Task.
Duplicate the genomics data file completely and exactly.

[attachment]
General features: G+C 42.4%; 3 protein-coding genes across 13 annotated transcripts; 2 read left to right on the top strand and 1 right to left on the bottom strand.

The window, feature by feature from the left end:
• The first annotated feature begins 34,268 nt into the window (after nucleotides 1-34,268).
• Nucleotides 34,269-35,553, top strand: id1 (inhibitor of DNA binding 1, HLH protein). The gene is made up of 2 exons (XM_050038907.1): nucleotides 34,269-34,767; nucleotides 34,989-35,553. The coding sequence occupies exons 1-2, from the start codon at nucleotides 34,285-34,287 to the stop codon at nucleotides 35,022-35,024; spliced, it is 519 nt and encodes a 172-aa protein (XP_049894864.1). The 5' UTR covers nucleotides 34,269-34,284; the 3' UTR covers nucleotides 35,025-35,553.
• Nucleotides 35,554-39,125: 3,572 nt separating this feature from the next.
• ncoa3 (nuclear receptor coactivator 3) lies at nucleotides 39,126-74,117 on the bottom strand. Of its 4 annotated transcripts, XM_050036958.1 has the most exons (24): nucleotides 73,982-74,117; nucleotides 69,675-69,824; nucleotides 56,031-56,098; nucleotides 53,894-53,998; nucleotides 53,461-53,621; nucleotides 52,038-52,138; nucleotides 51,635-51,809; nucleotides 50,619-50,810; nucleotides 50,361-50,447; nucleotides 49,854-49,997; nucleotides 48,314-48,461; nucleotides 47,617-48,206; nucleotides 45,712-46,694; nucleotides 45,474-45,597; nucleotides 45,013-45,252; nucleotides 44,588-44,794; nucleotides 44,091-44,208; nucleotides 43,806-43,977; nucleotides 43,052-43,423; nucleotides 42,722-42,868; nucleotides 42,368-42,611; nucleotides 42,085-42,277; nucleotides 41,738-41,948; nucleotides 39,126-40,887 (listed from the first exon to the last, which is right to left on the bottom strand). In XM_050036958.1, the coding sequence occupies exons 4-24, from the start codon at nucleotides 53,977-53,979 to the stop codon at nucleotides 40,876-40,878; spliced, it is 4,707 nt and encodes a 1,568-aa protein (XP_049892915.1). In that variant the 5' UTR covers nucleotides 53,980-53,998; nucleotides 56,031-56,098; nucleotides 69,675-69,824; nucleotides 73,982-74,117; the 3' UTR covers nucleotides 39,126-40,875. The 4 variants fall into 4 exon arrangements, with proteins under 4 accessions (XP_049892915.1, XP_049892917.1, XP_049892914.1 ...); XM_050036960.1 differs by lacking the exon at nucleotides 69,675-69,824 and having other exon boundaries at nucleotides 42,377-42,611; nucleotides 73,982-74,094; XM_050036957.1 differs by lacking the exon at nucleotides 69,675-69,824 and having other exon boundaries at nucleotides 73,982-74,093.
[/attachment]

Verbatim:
General features: G+C 42.4%; 3 protein-coding genes across 13 annotated transcripts; 2 read left to right on the top strand and 1 right to left on the bottom strand.

The window, feature by feature from the left end:
• The first annotated feature begins 34,268 nt into the window (after nucleotides 1-34,268).
• Nucleotides 34,269-35,553, top strand: id1 (inhibitor of DNA binding 1, HLH protein). The gene is made up of 2 exons (XM_050038907.1): nucleotides 34,269-34,767; nucleotides 34,989-35,553. The coding sequence occupies exons 1-2, from the start codon at nucleotides 34,285-34,287 to the stop codon at nucleotides 35,022-35,024; spliced, it is 519 nt and encodes a 172-aa protein (XP_049894864.1). The 5' UTR covers nucleotides 34,269-34,284; the 3' UTR covers nucleotides 35,025-35,553.
• Nucleotides 35,554-39,125: 3,572 nt separating this feature from the next.
• ncoa3 (nuclear receptor coactivator 3) lies at nucleotides 39,126-74,117 on the bottom strand. Of its 4 annotated transcripts, XM_050036958.1 has the most exons (24): nucleotides 73,982-74,117; nucleotides 69,675-69,824; nucleotides 56,031-56,098; nucleotides 53,894-53,998; nucleotides 53,461-53,621; nucleotides 52,038-52,138; nucleotides 51,635-51,809; nucleotides 50,619-50,810; nucleotides 50,361-50,447; nucleotides 49,854-49,997; nucleotides 48,314-48,461; nucleotides 47,617-48,206; nucleotides 45,712-46,694; nucleotides 45,474-45,597; nucleotides 45,013-45,252; nucleotides 44,588-44,794; nucleotides 44,091-44,208; nucleotides 43,806-43,977; nucleotides 43,052-43,423; nucleotides 42,722-42,868; nucleotides 42,368-42,611; nucleotides 42,085-42,277; nucleotides 41,738-41,948; nucleotides 39,126-40,887 (listed from the first exon to the last, which is right to left on the bottom strand). In XM_050036958.1, the coding sequence occupies exons 4-24, from the start codon at nucleotides 53,977-53,979 to the stop codon at nucleotides 40,876-40,878; spliced, it is 4,707 nt and encodes a 1,568-aa protein (XP_049892915.1). In that variant the 5' UTR covers nucleotides 53,980-53,998; nucleotides 56,031-56,098; nucleotides 69,675-69,824; nucleotides 73,982-74,117; the 3' UTR covers nucleotides 39,126-40,875. The 4 variants fall into 4 exon arrangements, with proteins under 4 accessions (XP_049892915.1, XP_049892917.1, XP_049892914.1 ...); XM_050036960.1 differs by lacking the exon at nucleotides 69,675-69,824 and having other exon boundaries at nucleotides 42,377-42,611; nucleotides 73,982-74,094; XM_050036957.1 differs by lacking the exon at nucleotides 69,675-69,824 and having other exon boundaries at nucleotides 73,982-74,093.